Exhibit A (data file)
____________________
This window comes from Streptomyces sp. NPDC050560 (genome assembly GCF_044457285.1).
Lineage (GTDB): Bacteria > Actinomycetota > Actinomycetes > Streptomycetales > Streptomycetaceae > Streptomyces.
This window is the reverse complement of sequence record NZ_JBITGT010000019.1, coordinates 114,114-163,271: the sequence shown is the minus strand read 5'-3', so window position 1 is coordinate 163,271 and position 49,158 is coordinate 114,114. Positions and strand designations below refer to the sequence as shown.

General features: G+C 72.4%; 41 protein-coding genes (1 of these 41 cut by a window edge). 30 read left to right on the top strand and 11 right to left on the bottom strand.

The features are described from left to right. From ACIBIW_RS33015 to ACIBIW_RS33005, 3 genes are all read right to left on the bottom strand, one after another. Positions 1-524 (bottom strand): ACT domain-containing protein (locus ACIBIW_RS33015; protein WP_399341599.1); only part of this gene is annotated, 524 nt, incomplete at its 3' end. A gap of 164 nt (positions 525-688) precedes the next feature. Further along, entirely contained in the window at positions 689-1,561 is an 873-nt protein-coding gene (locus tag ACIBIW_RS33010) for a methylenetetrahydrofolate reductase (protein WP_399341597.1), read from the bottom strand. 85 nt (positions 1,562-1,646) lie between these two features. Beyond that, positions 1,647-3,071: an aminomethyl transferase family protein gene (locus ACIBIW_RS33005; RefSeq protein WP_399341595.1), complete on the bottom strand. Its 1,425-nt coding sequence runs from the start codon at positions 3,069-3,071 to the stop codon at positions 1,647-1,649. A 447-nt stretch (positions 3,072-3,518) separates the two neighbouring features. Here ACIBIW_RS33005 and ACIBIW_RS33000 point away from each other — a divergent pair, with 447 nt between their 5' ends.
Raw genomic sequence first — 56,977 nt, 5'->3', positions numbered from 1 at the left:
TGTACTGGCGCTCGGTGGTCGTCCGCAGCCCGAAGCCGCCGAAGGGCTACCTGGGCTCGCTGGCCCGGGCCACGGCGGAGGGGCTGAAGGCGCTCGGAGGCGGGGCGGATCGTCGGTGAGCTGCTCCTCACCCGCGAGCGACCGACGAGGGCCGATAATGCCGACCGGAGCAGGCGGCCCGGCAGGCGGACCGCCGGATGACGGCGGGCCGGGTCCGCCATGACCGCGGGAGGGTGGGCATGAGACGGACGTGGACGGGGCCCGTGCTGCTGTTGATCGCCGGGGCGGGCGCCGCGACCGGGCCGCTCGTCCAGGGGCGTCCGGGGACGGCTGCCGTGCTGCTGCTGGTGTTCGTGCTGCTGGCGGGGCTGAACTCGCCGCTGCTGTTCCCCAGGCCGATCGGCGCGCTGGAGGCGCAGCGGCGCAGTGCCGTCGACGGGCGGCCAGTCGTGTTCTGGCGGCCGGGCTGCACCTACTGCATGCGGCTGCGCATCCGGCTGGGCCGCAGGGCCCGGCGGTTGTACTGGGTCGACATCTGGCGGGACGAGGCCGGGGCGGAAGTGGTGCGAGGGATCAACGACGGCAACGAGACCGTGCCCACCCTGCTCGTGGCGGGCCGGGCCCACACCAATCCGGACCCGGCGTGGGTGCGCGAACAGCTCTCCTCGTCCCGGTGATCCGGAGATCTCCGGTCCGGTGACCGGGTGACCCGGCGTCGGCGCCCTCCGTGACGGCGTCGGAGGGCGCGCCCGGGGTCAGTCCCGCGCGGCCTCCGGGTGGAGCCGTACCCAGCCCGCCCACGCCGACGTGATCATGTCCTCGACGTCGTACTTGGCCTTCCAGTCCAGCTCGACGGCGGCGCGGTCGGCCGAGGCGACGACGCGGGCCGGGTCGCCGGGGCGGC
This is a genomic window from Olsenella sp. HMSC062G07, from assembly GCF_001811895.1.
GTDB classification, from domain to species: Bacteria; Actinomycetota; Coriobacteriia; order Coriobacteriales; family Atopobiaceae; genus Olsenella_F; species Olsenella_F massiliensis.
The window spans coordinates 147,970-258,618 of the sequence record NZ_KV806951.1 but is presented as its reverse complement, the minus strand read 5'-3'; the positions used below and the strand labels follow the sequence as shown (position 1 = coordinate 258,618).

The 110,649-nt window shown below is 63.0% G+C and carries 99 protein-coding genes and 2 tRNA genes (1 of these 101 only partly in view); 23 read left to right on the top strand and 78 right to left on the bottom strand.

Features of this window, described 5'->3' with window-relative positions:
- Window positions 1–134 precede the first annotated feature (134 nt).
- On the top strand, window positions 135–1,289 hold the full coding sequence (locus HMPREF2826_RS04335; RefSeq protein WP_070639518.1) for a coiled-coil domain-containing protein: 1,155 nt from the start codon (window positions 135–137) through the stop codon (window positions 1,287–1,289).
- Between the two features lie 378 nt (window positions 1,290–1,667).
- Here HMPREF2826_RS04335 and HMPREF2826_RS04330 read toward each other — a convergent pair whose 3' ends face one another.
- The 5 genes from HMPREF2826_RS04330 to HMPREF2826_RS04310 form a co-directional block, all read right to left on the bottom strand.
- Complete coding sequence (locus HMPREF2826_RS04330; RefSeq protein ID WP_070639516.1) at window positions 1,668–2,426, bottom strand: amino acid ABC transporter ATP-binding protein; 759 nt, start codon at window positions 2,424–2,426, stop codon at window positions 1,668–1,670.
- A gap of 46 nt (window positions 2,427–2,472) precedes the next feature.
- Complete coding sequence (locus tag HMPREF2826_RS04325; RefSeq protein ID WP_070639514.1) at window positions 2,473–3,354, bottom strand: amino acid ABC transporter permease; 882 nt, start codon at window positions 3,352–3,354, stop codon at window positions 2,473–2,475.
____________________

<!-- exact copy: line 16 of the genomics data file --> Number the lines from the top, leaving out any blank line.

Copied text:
- Here HMPREF2826_RS04335 and HMPREF2826_RS04330 read toward each other — a convergent pair whose 3' ends face one another.